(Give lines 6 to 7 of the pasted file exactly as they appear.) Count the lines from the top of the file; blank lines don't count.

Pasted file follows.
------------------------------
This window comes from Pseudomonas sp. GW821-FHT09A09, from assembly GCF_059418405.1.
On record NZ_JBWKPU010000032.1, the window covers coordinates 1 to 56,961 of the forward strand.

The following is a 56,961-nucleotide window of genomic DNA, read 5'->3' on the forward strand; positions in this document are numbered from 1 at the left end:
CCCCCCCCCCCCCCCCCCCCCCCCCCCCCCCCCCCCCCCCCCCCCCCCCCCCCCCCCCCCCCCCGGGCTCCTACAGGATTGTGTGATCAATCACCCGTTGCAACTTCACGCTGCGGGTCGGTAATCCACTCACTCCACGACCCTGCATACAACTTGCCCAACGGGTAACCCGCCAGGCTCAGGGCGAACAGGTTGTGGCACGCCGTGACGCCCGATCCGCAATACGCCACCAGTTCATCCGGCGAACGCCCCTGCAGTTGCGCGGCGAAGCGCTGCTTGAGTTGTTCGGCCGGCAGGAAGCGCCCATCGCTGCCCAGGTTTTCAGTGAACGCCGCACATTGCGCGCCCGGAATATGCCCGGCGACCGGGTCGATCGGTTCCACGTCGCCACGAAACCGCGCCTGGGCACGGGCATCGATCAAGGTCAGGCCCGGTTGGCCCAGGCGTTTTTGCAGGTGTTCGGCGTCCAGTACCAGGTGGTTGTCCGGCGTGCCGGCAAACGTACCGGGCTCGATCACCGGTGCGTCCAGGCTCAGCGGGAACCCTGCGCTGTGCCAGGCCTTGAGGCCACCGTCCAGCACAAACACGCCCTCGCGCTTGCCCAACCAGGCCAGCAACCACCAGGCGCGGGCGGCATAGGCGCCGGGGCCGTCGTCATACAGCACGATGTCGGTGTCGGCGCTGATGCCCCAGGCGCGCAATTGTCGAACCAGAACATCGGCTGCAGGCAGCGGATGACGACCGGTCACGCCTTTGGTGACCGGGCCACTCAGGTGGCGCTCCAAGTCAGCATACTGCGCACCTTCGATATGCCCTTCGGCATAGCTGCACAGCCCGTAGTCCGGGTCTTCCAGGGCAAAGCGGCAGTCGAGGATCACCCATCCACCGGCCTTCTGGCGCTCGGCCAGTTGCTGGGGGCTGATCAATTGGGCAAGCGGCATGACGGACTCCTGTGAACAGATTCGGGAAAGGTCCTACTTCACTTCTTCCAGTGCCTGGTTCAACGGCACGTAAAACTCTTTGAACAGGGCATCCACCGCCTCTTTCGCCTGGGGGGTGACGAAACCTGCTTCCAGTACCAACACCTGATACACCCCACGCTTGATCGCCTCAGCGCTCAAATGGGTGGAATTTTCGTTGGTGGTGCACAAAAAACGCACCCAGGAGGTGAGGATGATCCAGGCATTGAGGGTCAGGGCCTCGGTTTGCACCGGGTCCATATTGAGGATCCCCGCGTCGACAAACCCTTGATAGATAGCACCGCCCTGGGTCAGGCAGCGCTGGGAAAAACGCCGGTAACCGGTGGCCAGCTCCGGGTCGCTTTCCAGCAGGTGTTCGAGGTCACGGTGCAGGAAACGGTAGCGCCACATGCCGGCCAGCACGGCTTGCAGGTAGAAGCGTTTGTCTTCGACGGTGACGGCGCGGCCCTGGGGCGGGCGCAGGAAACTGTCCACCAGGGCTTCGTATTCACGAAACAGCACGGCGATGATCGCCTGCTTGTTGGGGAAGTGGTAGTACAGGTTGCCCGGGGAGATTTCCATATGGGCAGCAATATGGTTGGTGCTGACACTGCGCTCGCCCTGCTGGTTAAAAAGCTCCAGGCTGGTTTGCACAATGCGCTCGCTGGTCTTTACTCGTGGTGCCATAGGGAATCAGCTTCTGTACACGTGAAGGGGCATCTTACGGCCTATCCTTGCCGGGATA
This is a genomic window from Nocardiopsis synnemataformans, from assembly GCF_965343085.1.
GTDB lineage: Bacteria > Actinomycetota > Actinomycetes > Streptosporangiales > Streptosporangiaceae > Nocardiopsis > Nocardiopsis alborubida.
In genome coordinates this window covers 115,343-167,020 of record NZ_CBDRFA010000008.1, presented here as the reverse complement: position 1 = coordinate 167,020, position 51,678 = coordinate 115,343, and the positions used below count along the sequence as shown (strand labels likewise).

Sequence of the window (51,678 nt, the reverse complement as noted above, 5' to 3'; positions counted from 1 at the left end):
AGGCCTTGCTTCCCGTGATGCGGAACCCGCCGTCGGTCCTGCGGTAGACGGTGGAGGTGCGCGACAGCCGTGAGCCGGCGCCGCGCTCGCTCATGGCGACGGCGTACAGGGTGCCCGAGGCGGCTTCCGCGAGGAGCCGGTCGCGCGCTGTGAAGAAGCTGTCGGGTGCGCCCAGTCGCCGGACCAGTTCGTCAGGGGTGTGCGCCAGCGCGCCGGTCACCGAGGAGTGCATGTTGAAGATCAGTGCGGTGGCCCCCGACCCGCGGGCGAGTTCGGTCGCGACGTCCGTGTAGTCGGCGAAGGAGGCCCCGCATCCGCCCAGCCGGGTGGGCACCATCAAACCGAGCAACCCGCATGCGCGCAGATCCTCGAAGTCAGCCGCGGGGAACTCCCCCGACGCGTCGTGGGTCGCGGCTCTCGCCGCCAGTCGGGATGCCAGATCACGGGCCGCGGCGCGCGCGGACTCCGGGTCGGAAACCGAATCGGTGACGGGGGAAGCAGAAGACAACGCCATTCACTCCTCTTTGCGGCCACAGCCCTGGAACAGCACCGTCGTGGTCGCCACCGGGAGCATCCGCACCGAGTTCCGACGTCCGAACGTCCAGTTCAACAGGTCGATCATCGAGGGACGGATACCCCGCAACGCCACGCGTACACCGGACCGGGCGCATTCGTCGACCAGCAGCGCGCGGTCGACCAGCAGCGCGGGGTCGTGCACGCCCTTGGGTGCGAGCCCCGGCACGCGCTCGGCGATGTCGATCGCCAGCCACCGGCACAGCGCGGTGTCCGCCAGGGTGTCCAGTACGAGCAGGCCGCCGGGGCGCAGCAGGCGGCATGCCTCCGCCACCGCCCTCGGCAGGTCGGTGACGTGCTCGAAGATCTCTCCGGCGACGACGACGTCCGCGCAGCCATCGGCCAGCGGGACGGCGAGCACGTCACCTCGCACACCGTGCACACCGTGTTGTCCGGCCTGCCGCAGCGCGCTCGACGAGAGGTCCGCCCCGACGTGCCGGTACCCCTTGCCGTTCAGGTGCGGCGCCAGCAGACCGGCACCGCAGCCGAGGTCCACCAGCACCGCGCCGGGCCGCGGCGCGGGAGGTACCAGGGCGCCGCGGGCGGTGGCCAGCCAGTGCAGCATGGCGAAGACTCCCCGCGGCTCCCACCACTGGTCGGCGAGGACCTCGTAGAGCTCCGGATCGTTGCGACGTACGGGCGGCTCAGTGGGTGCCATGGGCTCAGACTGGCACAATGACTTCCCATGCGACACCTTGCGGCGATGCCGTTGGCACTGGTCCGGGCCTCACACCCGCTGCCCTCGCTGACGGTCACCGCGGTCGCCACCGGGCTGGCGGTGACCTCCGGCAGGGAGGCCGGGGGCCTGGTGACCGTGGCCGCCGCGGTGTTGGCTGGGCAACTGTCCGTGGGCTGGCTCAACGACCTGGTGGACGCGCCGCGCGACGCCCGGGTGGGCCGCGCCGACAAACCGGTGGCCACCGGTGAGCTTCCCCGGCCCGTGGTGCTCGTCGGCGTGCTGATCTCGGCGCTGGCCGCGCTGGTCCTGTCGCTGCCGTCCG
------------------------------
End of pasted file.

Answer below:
GTDB lineage: Bacteria > Actinomycetota > Actinomycetes > Streptosporangiales > Streptosporangiaceae > Nocardiopsis > Nocardiopsis alborubida.
In genome coordinates this window covers 115,343-167,020 of record NZ_CBDRFA010000008.1, presented here as the reverse complement: position 1 = coordinate 167,020, position 51,678 = coordinate 115,343, and the positions used below count along the sequence as shown (strand labels likewise).